Soyuz TM-34/ISS Taxi Flight 3, 25 April - 5 May 2002 (9d 21h 25m) - landed aboard Soyuz TM-33

Total flight time 329d 22h 44m

Retired July 2001

 

The Soyuz TM-31 crew was the last to be launched into space when there was nobody already in orbit: since 31 October 2000 there has been a continuous human presence in space, as of today standing at 6,355 days and counting. Docking with the ISS took place on 2 November so the space station has been occupied for two days fewer.

 

As previously stated a Taxi Flight is when a Soyuz docks with a space station and after a relatively short visit (typically a week to ten days) its crew return to Earth in the spacecraft that was already docked there, leaving their own fresher capsule for the future use of the resident crew. This allows crews to remain aboard the space station for longer than the 'shelf life' of their original spacecraft. These flights are no longer required as improved systems mean the Soyuz craft can remain operational for much longer than earlier versions.

 

 

 

Information from Spacefacts website

 

 

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March 27th

 

 

No astronaut birthdays today

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March 28th

 

Wubbo Ockels (1946) The Netherlands

Selected 1978 (ESA Group 1)

STS-61A, 30 October - 6 November 1985 (7d 0hy 44m) - Spacelab-D1 West German financed mission - First Dutch citizen in space

Retired 1994

Died 18 May 2014

 

 

Information from Spacefacts website

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29 minutes ago, Eric Mc said:

Hadn't realised that Wubbo Ockels had died.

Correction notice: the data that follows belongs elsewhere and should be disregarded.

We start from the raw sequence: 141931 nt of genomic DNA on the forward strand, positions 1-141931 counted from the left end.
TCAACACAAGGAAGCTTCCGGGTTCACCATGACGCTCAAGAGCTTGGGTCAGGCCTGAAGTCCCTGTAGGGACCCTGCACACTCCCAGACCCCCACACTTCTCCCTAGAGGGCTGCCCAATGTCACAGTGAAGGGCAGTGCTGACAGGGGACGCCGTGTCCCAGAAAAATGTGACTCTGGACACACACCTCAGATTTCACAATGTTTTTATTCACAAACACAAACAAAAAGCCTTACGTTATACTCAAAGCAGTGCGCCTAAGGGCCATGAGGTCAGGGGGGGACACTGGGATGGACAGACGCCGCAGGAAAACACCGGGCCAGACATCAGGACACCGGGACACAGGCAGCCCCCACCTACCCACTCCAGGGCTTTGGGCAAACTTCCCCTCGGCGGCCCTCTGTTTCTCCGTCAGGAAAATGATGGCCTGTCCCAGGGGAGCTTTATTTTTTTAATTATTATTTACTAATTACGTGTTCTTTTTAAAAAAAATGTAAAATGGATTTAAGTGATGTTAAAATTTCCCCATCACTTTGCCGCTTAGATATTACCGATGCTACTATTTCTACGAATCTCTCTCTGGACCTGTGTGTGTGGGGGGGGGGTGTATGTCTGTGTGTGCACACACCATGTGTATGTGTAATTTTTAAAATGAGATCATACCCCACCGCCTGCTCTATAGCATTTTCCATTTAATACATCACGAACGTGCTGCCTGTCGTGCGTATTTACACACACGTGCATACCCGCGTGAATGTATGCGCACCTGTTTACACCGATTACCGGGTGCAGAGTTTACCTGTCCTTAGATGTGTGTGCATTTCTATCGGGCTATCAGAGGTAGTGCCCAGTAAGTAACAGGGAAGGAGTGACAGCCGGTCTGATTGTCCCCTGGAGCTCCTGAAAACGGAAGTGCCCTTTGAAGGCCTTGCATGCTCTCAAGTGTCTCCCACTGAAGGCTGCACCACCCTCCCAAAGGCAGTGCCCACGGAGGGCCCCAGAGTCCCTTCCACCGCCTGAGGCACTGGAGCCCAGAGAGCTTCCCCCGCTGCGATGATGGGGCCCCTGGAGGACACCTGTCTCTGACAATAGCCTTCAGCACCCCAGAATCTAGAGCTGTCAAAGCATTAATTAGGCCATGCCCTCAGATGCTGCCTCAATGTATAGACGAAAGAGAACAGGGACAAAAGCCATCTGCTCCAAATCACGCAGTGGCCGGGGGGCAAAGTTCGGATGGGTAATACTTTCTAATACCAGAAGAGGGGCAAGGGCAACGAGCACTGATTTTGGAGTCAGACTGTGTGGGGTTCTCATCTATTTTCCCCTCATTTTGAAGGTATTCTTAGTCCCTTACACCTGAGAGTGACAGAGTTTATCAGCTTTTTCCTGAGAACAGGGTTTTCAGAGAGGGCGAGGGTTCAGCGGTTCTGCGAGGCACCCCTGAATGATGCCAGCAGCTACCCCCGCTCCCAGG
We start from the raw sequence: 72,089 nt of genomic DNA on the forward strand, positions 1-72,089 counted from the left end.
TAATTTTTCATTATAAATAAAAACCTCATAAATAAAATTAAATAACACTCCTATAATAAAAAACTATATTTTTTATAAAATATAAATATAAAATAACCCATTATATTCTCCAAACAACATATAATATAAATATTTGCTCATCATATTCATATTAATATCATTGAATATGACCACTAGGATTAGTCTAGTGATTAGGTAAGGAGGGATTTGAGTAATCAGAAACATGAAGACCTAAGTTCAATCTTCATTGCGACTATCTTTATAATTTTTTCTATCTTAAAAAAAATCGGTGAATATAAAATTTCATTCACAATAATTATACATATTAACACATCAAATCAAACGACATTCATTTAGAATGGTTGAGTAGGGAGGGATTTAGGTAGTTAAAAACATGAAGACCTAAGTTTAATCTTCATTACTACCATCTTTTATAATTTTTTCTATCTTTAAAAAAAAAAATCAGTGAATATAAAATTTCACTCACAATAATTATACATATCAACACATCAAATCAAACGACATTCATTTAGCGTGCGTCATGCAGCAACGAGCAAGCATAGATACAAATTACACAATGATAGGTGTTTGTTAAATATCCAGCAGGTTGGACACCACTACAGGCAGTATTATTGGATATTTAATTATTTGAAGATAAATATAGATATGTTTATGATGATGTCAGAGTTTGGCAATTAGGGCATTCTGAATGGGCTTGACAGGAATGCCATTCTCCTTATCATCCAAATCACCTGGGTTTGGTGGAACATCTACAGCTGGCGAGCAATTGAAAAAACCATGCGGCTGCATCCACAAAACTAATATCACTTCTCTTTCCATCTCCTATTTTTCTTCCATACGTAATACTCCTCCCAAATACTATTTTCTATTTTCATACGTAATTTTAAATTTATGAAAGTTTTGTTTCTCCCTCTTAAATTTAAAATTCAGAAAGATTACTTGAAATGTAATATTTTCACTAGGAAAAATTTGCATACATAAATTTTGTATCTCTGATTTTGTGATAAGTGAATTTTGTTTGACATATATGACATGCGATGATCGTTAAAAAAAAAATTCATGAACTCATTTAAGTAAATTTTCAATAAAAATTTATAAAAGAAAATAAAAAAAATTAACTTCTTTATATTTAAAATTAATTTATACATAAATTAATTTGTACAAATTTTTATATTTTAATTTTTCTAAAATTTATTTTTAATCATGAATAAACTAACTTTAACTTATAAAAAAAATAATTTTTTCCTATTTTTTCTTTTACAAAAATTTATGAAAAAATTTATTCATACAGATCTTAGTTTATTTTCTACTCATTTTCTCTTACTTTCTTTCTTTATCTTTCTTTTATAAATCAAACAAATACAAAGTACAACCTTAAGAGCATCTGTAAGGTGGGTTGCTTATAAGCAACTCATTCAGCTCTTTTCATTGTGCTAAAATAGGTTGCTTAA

He survived a major heart attack in 2005 but died from kidney cancer.

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March 29th

 

Aleksei Gubarev (1931) USSR

Selected 1963

Soyuz 17/Salyut 4, 10 January - 9 February 1975 (29d 13h 19m) 

Soyuz 28/Salyut 6 Visiting Flight 1, 2 - 10 March 1978 (7d 22h 16m) - first flight of a non Soviet/US spaceman (Czechoslovakia)

Total flight time 37d 11h 35m

Retired September 1981

Died 21 February 2015

 

A Visiting Flight is similar to a Taxi Flight except there is no exchange of spacecraft - the cosmonauts land in the same capsule in which they were launched. These tended to take place early in the Salyut or Mir Expeditions when there was not yet any need to provide a fresh spacecraft for the resident crew

 

 

 

Aleksander Viktorenko (1947) USSR

Selected 1978

Soyuz TM-3/Mir Visiting Flight 1, 22 - 30 July 1987 (7d 23h 4m) - Landed in Soyuz TM-2; partial crew exchange (Aleksandrov up, Levchenko down)

Soyuz TM-8/Mir Expedition 5, 5 September 1989 - 19 February 1990 (166d 6h 58m)

Soyuz TM-14/Mir Expedition 11, 17 March - 10 August 1992 (145d 14h 10m)

Soyuz TM-20/Mir Expedition 17, 3 October 1994 - 22 March 1995 (169d 5h 21m)

Total flight time 489d 1h 33m

Retired May 1997

 

 

 

Michael Foreman (1957) USA

Selected 1998 (NASA Group 17)

STS-123, 11 - 27 March 2008 (15d 18h 11m) - Delivered manipulator arm and Japanese Kibo module to the ISS; partial crew exchange (Reisman up, Eyharts down)

STS-129, 16 - 27 November 2009 (10d 19h 16m) - Delivered spare gyroscopes and other equipment and supplies to the ISS

Total flight time 26d 13h 27m

Retired December 2010

 

 

 

William Oefelein (1965) USA

Selected 1998 (NASA Group 17)